Vito Chiesa has an artist's vision and an historian's heart.
He laid out his vision in the State of the County speech he gave Tuesday morning as chairman of the Stanislaus County Board of Supervisors. Chiesa wants county and regional leaders to link arms with government agencies to confront the region's most vexing problems unemployment, gangs and educational underachievement.
Chiesa's speech was eloquent and compelling and he even invoked the inspiring family story of Alrodo Chiesa his immigrant father as an example of someone who had nearly nothing but who created a "masterpiece" of success on "the tapestry of opportunity" that our region represents.
In recounting his father's struggles, Vito Chiesa fought back a tear, saying "I love the example my father set for me." As he finished, Vito bent to kiss Alrodo's cheek.
Unlike most "state of the county" addresses, Chiesa ranged beyond the walls of county government in detailing our challenges. Instead of dealing with public works, he focused on the public goods of better education, safer streets and more opportunity.
"That tapestry of opportunity still exists today," he told those in the basement chambers of Tenth Street Place.
As he laid out his plan, Chiesa recognized several in the audience he hopes will partner with others to help remedy those problems banker Jeff Burda, educators Tom Changnon, Joe Sheley and Jeff Michael and pastor Jeff Pishney.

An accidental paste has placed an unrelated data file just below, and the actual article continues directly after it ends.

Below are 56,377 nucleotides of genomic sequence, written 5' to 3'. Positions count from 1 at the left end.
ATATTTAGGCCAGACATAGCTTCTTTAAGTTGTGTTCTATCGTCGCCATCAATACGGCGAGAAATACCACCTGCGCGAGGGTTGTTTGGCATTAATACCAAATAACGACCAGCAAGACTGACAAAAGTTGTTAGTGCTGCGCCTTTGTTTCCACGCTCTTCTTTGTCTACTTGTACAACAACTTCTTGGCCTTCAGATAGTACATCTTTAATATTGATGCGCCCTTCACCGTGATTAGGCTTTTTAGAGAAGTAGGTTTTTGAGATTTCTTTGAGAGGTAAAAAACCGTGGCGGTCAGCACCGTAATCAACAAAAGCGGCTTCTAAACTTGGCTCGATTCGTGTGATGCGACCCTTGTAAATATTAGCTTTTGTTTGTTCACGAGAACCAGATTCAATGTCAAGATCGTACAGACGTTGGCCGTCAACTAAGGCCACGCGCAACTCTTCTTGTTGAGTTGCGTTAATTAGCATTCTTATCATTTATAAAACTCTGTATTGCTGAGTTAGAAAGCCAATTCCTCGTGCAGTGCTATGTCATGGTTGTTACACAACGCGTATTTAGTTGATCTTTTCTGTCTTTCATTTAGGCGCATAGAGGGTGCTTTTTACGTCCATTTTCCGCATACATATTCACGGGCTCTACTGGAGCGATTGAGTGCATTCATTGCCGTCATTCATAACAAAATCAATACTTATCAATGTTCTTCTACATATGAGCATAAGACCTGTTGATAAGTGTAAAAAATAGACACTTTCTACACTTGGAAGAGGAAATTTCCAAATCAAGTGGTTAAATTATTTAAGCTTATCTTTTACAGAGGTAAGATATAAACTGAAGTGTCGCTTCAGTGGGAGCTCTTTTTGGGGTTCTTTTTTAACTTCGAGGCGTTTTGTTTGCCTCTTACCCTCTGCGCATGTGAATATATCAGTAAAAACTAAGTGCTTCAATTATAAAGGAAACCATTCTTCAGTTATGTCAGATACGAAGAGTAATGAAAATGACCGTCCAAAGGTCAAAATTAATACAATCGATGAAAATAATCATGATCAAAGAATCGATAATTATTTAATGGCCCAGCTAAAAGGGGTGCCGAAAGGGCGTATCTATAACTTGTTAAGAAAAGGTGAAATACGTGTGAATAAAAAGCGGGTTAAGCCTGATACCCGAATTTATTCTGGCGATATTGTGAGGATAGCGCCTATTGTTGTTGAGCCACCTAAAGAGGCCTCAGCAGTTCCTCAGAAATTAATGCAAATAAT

Chiesa tackled jobs first. He pointed to the county's 35,000 jobless adults. He noted that we'll need another 26,000 jobs by 2035 just to meet the demands of growth. Those 61,000 jobs are "nowhere in sight," he said. "For a community that struggles with poverty, this is sobering."
He also spoke about education, health care and public safety. But when it came time to provide solutions, he went back to jobs. Road construction jobs in particular. He noted a backlog of $14.5 million in county road projects each year meaning an accumulation of $138 million by 2020.
The state, Chiesa pointed out, insists that counties contribute to projects that benefit them. To raise that money, "self-help" counties including San Joaquin and all the Bay Area counties charge additional sales tax dedicated to funding road projects.
Chiesa wants Stanislaus to help itself by passing a sales tax increase.
Chiesa has a lot of good ideas, and he's been floating this one at least since December but never so forcefully. Chiesa clearly has drawn inspiration from previous generations and he believes better roads and bridges will provide a quicker path for the next generation to reach "a more brilliant future."